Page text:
This is why the entire tech community is saying “No fucking way.”
Updated February 21st, 2016: Several people have commented about my use of “restore factory defaults” in the post above. My intention was figurative, not literal.
The folks involved with the investigation were pressing buttons without understanding the consequences of their actions. To me, it feels like a “reboot to fix” approach. The password reset did not damage any data, it just made automatic backups stop working because iCloud information on the device needed to be updated, and that can’t be done without a passcode.
Others have reminded me that the FBI had cleared the crime scene. That’s true, but since the Wi-Fi equipment was not collected as evidence, it still shows that the investigators were out of their league. In an electronic investigation, a router is a key piece of the puzzle.
Both of these things are details in a bigger picture: the FBI wants to hold the private keys to a public key encryption system that affects the privacy of hundreds of millions people. If they can’t get the details of an online backup service right, how the hell do we expect them to guard a back door?
There’s also a possibility that the iCloud password reset was intentional. If this is the case, we have a government that is extorting Apple by essentially planting evidence. Imagine what they could do with a private key.
A lot has happened since I purchased my Apple Watch on April 10th, 2015. One unexpected aspect to owning this device is my fascination with watch bands:
From left to right, in order of date purchased:
- Sport Model with Blue Band ($400) – I picked the aluminum watch with a blue band because I knew it would be spending a lot of time in the water. To date, I’ve used it 110 times for over 35 hours of swimming.
- Milanese Loop ($150) – I was intrigued by this band as soon as I saw it during the video at the product announcement. I love how the metal feels a lot like fabric. It also dresses up the utilitarian Sport model so it doesn’t look out of place when I’m someplace nice.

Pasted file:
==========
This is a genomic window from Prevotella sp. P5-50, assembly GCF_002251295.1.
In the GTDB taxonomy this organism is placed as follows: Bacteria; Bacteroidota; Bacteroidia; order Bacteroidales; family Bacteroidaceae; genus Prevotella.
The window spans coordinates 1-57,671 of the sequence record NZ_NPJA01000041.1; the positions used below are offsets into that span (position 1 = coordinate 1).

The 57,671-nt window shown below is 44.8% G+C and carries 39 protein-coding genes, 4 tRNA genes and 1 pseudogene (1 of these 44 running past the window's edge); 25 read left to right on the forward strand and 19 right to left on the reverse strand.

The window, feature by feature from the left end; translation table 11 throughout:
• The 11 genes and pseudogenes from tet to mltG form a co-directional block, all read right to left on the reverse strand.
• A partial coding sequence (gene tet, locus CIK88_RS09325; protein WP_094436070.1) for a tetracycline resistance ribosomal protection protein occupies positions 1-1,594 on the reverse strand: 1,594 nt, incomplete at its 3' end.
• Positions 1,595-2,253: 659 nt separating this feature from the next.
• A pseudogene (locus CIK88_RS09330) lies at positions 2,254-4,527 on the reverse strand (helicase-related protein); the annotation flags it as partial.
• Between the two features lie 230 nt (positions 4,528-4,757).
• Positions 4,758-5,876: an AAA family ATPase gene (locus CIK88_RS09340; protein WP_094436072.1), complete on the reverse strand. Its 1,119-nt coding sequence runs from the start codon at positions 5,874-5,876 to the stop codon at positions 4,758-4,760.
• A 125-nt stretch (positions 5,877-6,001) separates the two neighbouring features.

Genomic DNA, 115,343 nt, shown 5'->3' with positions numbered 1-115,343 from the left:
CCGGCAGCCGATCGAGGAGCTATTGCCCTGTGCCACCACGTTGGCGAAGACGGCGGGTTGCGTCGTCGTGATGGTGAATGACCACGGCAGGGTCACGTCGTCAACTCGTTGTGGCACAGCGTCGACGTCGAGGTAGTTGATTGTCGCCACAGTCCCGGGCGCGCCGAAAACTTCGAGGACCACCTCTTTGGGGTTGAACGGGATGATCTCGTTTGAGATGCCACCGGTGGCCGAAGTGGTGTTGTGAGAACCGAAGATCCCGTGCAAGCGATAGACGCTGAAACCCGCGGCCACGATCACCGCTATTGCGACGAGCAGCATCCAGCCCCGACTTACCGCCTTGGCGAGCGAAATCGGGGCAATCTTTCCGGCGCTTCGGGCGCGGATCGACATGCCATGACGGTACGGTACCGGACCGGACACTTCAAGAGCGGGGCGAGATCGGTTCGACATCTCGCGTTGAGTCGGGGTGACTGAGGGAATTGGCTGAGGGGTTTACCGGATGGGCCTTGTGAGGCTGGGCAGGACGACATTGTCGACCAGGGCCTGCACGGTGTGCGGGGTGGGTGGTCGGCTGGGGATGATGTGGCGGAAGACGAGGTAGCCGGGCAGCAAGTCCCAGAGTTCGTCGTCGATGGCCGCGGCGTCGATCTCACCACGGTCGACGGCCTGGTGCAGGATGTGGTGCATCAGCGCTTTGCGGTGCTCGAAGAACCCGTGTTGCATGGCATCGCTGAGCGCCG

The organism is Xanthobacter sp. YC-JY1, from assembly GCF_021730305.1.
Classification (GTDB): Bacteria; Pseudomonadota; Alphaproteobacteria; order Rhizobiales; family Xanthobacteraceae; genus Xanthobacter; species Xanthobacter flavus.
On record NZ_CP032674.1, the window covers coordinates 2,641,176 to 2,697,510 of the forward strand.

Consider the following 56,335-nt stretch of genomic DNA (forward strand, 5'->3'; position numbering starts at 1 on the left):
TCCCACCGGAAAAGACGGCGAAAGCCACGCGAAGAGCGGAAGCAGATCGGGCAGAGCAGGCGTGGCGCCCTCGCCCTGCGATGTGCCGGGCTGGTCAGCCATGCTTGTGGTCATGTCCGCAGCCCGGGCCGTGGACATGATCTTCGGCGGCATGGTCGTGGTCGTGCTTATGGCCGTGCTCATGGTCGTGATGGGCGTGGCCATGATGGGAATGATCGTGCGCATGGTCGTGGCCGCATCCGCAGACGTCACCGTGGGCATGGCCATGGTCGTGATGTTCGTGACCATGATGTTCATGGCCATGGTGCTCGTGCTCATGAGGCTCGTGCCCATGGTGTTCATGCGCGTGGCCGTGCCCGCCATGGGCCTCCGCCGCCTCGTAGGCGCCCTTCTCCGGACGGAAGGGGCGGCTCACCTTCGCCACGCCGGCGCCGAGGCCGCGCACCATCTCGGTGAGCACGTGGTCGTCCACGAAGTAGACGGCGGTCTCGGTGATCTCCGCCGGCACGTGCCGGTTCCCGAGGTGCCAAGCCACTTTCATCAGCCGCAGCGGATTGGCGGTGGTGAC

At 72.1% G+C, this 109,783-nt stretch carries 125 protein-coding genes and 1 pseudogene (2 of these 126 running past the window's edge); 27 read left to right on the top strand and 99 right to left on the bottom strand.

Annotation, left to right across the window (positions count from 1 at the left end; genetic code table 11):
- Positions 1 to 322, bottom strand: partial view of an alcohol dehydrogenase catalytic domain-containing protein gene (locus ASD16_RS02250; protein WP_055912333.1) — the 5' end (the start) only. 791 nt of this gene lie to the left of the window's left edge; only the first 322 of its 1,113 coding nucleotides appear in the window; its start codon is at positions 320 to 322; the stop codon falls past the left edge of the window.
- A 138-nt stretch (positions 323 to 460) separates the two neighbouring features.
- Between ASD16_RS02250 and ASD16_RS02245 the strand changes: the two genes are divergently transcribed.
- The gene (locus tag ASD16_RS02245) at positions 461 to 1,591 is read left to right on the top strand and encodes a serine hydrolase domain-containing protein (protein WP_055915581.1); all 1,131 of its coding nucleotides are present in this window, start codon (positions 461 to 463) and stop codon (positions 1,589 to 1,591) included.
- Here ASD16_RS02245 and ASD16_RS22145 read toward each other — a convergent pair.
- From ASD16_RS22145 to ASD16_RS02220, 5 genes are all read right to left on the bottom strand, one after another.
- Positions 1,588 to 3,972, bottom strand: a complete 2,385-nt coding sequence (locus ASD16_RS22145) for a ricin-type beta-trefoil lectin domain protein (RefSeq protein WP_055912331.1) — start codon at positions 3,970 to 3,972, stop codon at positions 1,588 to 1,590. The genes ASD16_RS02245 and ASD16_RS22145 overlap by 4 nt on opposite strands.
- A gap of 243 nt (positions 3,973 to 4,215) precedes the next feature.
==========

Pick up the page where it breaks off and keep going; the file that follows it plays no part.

- Black & Silver Nylon ($30) – This NATO-style band from Clockwork Synergy popped up on my Twitter timeline thanks to my pal Rob Rhyne. I love that it dresses up the watch and is waterproof.
- Red Sport ($50) – When Apple started selling additional colors for the sport bands, getting one in my favorite color was a no-brainer. I also like that a little of my purchase goes to a worthwhile charity.
- Orange Silicone ($20) – This band by MoKo was another recommendation from Twitter by Neven Mrgan. To me, the most interesting thing about this band is that it shows why Apple went with fluoroelastomer for their bands: it’s stiffer and “breathes” better than silicone.
- Black Goat Leather ($200) – The leather bands from Apple are nice, but I prefer the classic look of this one from Lucrin. The company also offers a huge range of colors: my wife loves the dark green one I gave at Christmas.
In this survey of my growing collection, there’s an interesting datapoint: the value of these bands ($450) exceeds the cost of the watch itself ($400).
If Apple decides to change the interchange mechanism in some future version of the watch, I will have very little desire to upgrade. As I continue to “work in” my leather band, I hope I’ll be using them for a long time.